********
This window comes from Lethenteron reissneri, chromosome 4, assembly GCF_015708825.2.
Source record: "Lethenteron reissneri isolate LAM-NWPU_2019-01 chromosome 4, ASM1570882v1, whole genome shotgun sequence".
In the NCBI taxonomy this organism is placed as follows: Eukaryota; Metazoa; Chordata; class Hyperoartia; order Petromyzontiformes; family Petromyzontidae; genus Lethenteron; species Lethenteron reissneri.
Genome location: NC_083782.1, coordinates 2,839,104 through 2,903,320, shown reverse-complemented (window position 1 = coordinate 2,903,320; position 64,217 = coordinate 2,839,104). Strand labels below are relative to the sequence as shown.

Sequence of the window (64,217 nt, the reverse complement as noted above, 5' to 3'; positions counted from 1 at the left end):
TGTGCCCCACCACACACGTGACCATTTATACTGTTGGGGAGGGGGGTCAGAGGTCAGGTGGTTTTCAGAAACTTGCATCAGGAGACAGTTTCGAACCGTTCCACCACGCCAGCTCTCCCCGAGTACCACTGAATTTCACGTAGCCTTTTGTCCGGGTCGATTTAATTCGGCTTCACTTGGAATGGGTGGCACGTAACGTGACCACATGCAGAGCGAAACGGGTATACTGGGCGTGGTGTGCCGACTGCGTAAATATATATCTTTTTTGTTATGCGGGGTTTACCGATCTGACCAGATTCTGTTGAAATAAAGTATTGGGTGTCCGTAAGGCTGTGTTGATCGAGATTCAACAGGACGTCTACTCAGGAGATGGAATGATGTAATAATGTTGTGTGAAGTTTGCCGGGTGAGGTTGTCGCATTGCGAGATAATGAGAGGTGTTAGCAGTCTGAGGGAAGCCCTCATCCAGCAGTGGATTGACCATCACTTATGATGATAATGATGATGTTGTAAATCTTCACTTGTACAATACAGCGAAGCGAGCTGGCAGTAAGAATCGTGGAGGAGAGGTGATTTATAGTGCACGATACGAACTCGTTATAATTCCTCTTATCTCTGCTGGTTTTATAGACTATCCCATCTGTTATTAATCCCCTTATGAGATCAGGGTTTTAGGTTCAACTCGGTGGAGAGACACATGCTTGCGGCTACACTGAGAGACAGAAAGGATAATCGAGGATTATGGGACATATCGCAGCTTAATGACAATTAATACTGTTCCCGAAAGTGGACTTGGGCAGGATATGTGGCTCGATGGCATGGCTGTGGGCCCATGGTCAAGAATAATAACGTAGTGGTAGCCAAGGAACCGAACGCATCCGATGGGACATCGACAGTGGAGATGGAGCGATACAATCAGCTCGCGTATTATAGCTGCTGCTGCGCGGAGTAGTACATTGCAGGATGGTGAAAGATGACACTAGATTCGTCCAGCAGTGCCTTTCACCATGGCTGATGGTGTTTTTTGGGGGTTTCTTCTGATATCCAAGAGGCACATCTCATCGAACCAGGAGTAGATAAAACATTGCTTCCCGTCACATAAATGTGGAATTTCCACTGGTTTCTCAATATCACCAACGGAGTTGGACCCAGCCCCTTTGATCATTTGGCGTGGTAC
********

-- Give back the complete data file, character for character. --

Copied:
This window comes from Lethenteron reissneri, chromosome 4, assembly GCF_015708825.2.
Source record: "Lethenteron reissneri isolate LAM-NWPU_2019-01 chromosome 4, ASM1570882v1, whole genome shotgun sequence".
In the NCBI taxonomy this organism is placed as follows: Eukaryota; Metazoa; Chordata; class Hyperoartia; order Petromyzontiformes; family Petromyzontidae; genus Lethenteron; species Lethenteron reissneri.
Genome location: NC_083782.1, coordinates 2,839,104 through 2,903,320, shown reverse-complemented (window position 1 = coordinate 2,903,320; position 64,217 = coordinate 2,839,104). Strand labels below are relative to the sequence as shown.

Sequence of the window (64,217 nt, the reverse complement as noted above, 5' to 3'; positions counted from 1 at the left end):
TGTGCCCCACCACACACGTGACCATTTATACTGTTGGGGAGGGGGGTCAGAGGTCAGGTGGTTTTCAGAAACTTGCATCAGGAGACAGTTTCGAACCGTTCCACCACGCCAGCTCTCCCCGAGTACCACTGAATTTCACGTAGCCTTTTGTCCGGGTCGATTTAATTCGGCTTCACTTGGAATGGGTGGCACGTAACGTGACCACATGCAGAGCGAAACGGGTATACTGGGCGTGGTGTGCCGACTGCGTAAATATATATCTTTTTTGTTATGCGGGGTTTACCGATCTGACCAGATTCTGTTGAAATAAAGTATTGGGTGTCCGTAAGGCTGTGTTGATCGAGATTCAACAGGACGTCTACTCAGGAGATGGAATGATGTAATAATGTTGTGTGAAGTTTGCCGGGTGAGGTTGTCGCATTGCGAGATAATGAGAGGTGTTAGCAGTCTGAGGGAAGCCCTCATCCAGCAGTGGATTGACCATCACTTATGATGATAATGATGATGTTGTAAATCTTCACTTGTACAATACAGCGAAGCGAGCTGGCAGTAAGAATCGTGGAGGAGAGGTGATTTATAGTGCACGATACGAACTCGTTATAATTCCTCTTATCTCTGCTGGTTTTATAGACTATCCCATCTGTTATTAATCCCCTTATGAGATCAGGGTTTTAGGTTCAACTCGGTGGAGAGACACATGCTTGCGGCTACACTGAGAGACAGAAAGGATAATCGAGGATTATGGGACATATCGCAGCTTAATGACAATTAATACTGTTCCCGAAAGTGGACTTGGGCAGGATATGTGGCTCGATGGCATGGCTGTGGGCCCATGGTCAAGAATAATAACGTAGTGGTAGCCAAGGAACCGAACGCATCCGATGGGACATCGACAGTGGAGATGGAGCGATACAATCAGCTCGCGTATTATAGCTGCTGCTGCGCGGAGTAGTACATTGCAGGATGGTGAAAGATGACACTAGATTCGTCCAGCAGTGCCTTTCACCATGGCTGATGGTGTTTTTTGGGGGTTTCTTCTGATATCCAAGAGGCACATCTCATCGAACCAGGAGTAGATAAAACATTGCTTCCCGTCACATAAATGTGGAATTTCCACTGGTTTCTCAATATCACCAACGGAGTTGGACCCAGCCCCTTTGATCATTTGGCGTGGTAC